Sexual Violence Against Female Humanitarians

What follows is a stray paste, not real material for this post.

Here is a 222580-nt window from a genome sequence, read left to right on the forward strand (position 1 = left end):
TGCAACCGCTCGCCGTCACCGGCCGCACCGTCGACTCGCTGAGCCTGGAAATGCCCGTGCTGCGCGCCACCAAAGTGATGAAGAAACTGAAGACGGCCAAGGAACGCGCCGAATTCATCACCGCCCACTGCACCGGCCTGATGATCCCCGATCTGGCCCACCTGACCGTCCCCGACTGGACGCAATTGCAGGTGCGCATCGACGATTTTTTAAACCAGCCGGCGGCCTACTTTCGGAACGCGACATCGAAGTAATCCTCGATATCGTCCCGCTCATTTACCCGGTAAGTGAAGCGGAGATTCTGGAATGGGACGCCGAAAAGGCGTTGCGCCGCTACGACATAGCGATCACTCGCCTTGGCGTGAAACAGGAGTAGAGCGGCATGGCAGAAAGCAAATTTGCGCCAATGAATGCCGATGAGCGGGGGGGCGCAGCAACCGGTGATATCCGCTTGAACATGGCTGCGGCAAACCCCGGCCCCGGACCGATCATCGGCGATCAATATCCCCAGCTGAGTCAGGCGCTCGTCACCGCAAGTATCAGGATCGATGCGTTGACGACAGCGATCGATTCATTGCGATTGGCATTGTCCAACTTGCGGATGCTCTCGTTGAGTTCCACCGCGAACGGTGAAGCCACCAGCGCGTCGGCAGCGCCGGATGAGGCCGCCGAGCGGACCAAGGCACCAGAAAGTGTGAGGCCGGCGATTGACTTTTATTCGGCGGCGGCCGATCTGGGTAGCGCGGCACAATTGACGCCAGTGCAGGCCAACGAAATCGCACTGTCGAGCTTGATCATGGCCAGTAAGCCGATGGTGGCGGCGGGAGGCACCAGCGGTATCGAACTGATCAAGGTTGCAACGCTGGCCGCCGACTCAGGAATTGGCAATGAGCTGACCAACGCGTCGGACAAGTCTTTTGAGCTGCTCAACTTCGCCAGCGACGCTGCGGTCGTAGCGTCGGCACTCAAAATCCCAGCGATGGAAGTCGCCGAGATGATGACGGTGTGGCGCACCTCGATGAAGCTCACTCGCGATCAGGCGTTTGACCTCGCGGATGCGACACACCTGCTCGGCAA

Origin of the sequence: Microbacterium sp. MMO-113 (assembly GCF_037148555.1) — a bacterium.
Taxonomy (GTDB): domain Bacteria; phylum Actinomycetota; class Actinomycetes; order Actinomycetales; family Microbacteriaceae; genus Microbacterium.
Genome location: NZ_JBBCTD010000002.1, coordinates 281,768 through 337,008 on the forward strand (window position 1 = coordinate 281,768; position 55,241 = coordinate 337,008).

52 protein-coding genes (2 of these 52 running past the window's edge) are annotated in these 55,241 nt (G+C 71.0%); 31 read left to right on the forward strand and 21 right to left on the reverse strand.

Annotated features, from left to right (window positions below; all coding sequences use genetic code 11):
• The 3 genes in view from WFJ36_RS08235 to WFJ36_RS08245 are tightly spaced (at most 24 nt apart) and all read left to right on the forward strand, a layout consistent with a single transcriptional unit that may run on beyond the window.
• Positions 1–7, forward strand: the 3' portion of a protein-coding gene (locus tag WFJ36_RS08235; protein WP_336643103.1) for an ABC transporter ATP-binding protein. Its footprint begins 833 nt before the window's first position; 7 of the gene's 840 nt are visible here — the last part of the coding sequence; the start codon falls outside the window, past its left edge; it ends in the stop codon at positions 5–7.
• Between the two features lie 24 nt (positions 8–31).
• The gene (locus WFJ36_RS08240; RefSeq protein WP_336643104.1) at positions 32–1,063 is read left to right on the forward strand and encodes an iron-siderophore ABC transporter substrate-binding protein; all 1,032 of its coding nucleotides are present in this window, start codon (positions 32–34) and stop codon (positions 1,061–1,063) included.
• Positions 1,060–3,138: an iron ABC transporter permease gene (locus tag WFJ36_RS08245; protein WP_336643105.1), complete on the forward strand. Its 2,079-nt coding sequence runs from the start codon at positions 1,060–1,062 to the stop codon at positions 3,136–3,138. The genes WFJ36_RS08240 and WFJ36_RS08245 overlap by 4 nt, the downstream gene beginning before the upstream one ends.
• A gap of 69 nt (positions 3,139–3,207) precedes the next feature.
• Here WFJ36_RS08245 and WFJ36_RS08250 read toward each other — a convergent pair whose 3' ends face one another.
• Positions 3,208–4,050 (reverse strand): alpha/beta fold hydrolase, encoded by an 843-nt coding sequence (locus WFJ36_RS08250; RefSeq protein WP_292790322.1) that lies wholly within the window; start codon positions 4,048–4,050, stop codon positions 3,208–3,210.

A further issue for gender equity within humanitarian organizations arises with regard to the protection of staff in the field, including from their own colleagues. While many humanitarian environments pose complex security concerns that can be particularly challenging for female humanitarians, a major issue requiring leadership is the prevalence of sexual violence against female aid workers, many of whom are serving in subordinate positions. Megan Nobert, former director of Report the Abuse and a survivor of sexual violence while on mission in South Sudan, writes that in order to improve the overall security of both international and national staff in the field, the sector must come to acknowledge “there are systemic changes that need to be made, that misogyny and homophobia have not been eliminated, and that there are gaps in the legal accountability of the perpetrators of sexual violence and harassment.”